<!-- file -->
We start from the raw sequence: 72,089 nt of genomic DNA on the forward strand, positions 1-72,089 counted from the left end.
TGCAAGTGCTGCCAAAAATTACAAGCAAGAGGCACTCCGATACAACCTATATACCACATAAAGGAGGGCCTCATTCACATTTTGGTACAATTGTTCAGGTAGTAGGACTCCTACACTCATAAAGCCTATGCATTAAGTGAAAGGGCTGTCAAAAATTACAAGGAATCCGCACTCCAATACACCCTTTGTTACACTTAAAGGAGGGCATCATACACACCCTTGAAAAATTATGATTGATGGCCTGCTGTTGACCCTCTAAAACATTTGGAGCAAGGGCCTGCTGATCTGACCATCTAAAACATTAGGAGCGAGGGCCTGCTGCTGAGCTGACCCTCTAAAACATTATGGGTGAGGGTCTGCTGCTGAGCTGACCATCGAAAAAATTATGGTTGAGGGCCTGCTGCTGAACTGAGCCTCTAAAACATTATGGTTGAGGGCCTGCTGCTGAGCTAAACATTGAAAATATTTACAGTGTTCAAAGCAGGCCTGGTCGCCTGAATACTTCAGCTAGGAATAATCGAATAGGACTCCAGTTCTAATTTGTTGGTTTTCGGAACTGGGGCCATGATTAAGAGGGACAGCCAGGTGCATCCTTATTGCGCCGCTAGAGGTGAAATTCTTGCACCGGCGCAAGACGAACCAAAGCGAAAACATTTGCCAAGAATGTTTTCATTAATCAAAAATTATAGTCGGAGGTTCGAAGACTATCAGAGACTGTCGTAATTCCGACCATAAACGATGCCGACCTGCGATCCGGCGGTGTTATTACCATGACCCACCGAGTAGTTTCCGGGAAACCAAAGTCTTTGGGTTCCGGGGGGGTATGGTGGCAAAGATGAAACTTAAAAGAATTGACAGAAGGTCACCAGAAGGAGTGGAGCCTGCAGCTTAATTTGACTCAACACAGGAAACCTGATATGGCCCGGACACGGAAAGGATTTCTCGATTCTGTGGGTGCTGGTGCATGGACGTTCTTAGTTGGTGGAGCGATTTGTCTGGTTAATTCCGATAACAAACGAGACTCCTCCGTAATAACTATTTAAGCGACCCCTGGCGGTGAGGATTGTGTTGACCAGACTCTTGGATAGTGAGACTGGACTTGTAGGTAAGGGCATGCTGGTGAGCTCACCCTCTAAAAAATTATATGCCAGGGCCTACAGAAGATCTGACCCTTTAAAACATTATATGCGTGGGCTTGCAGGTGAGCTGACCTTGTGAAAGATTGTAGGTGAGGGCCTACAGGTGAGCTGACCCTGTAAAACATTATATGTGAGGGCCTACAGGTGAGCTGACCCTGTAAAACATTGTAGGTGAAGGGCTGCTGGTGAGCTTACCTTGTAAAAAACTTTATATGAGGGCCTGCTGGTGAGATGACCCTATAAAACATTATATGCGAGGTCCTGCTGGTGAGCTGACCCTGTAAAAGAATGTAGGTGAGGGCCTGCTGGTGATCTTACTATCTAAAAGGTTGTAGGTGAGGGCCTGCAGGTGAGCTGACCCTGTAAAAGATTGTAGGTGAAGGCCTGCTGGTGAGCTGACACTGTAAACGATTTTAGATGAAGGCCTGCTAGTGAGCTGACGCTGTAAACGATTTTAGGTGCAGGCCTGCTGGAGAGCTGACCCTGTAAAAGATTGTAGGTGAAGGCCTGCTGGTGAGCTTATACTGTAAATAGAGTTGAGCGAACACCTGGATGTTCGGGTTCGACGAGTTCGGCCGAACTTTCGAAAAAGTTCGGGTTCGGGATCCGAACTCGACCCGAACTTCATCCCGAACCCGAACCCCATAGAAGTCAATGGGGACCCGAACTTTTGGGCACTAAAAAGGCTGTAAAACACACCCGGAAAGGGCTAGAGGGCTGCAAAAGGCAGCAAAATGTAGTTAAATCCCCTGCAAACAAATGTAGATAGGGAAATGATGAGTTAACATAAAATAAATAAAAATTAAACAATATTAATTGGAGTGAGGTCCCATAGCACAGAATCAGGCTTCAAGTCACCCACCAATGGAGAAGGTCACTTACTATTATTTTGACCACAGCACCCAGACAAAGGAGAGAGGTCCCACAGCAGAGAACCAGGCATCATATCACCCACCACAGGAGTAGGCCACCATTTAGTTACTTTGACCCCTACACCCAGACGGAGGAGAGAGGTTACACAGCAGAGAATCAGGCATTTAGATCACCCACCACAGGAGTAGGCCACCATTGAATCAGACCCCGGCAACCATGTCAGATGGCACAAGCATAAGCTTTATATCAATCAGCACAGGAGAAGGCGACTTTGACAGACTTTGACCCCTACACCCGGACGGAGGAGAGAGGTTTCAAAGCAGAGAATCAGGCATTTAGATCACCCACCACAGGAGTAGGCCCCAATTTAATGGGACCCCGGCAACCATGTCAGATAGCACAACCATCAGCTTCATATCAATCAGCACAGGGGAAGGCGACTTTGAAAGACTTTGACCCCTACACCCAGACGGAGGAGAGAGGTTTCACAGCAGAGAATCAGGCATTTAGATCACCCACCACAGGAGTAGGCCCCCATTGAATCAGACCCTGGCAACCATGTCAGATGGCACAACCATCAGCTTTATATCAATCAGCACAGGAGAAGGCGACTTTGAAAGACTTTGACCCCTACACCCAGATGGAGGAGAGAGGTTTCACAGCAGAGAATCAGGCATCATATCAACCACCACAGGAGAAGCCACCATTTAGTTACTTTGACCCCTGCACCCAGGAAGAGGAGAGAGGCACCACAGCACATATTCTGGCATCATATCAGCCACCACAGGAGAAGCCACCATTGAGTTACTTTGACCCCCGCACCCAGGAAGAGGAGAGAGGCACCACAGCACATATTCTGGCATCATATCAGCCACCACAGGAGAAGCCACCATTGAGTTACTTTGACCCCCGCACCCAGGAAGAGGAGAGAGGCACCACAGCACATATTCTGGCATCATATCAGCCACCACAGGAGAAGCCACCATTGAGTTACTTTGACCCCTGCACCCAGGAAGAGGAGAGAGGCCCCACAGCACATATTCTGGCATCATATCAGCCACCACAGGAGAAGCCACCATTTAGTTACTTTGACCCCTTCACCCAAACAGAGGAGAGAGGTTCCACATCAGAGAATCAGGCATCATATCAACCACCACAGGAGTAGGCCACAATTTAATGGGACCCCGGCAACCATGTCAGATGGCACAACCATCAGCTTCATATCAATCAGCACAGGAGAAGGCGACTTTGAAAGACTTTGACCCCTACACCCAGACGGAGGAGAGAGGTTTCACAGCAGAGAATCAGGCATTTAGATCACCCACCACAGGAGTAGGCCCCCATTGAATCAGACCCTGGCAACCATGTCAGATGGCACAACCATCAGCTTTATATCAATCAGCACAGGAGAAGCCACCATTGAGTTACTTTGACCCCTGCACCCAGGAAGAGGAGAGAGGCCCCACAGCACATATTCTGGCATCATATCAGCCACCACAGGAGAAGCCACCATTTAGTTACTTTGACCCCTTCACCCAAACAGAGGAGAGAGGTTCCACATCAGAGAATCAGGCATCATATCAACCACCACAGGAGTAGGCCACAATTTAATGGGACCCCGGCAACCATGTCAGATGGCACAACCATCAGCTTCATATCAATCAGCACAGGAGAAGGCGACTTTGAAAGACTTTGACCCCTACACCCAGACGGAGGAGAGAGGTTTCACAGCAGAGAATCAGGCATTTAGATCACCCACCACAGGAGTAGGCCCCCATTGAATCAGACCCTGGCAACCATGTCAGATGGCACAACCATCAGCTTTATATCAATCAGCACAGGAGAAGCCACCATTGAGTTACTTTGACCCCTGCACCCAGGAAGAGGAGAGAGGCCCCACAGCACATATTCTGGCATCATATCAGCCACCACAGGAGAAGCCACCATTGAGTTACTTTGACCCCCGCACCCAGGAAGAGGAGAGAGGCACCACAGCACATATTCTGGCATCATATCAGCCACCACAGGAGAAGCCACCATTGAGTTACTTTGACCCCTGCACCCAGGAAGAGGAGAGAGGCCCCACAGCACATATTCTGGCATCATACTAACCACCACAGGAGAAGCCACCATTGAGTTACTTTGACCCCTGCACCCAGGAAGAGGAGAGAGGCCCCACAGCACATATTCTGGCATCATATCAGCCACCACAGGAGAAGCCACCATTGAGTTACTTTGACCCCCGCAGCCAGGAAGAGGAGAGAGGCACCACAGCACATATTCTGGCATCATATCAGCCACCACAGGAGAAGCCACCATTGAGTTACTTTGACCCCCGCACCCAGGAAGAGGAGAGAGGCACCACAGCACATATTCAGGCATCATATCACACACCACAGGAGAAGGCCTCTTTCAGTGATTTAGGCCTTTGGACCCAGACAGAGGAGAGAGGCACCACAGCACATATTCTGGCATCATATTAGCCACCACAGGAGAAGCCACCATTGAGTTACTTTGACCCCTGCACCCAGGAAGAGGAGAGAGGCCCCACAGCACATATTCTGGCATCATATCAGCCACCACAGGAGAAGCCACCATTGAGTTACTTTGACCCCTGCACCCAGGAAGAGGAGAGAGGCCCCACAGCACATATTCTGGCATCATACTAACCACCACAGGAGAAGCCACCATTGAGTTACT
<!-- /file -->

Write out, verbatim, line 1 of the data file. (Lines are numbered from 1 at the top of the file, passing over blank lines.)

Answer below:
We start from the raw sequence: 72,089 nt of genomic DNA on the forward strand, positions 1-72,089 counted from the left end.